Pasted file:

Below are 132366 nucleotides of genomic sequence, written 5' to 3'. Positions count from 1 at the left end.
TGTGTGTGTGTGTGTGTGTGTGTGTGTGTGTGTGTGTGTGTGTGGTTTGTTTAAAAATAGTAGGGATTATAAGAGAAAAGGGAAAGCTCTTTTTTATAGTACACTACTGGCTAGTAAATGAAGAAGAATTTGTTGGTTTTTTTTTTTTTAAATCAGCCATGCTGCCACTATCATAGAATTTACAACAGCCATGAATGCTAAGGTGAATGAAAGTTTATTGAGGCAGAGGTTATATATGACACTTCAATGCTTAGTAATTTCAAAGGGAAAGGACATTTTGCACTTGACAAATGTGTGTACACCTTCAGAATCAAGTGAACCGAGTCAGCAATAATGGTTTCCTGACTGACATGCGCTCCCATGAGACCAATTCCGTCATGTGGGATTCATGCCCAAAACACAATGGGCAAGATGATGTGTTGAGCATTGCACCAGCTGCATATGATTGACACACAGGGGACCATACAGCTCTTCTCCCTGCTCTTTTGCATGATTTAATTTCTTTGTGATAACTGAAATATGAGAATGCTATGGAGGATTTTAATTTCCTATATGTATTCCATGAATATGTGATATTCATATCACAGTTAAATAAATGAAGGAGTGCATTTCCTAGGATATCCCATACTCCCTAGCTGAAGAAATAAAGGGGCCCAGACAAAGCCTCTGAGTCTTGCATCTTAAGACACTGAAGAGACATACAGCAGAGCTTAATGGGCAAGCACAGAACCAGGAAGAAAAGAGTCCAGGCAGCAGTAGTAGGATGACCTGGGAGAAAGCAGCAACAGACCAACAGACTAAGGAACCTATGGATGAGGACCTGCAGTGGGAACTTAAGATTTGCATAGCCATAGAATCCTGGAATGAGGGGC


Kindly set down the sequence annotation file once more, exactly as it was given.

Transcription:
Below are 132366 nucleotides of genomic sequence, written 5' to 3'. Positions count from 1 at the left end.
TGTGTGTGTGTGTGTGTGTGTGTGTGTGTGTGTGTGTGTGTGTGGTTTGTTTAAAAATAGTAGGGATTATAAGAGAAAAGGGAAAGCTCTTTTTTATAGTACACTACTGGCTAGTAAATGAAGAAGAATTTGTTGGTTTTTTTTTTTTTAAATCAGCCATGCTGCCACTATCATAGAATTTACAACAGCCATGAATGCTAAGGTGAATGAAAGTTTATTGAGGCAGAGGTTATATATGACACTTCAATGCTTAGTAATTTCAAAGGGAAAGGACATTTTGCACTTGACAAATGTGTGTACACCTTCAGAATCAAGTGAACCGAGTCAGCAATAATGGTTTCCTGACTGACATGCGCTCCCATGAGACCAATTCCGTCATGTGGGATTCATGCCCAAAACACAATGGGCAAGATGATGTGTTGAGCATTGCACCAGCTGCATATGATTGACACACAGGGGACCATACAGCTCTTCTCCCTGCTCTTTTGCATGATTTAATTTCTTTGTGATAACTGAAATATGAGAATGCTATGGAGGATTTTAATTTCCTATATGTATTCCATGAATATGTGATATTCATATCACAGTTAAATAAATGAAGGAGTGCATTTCCTAGGATATCCCATACTCCCTAGCTGAAGAAATAAAGGGGCCCAGACAAAGCCTCTGAGTCTTGCATCTTAAGACACTGAAGAGACATACAGCAGAGCTTAATGGGCAAGCACAGAACCAGGAAGAAAAGAGTCCAGGCAGCAGTAGTAGGATGACCTGGGAGAAAGCAGCAACAGACCAACAGACTAAGGAACCTATGGATGAGGACCTGCAGTGGGAACTTAAGATTTGCATAGCCATAGAATCCTGGAATGAGGGGC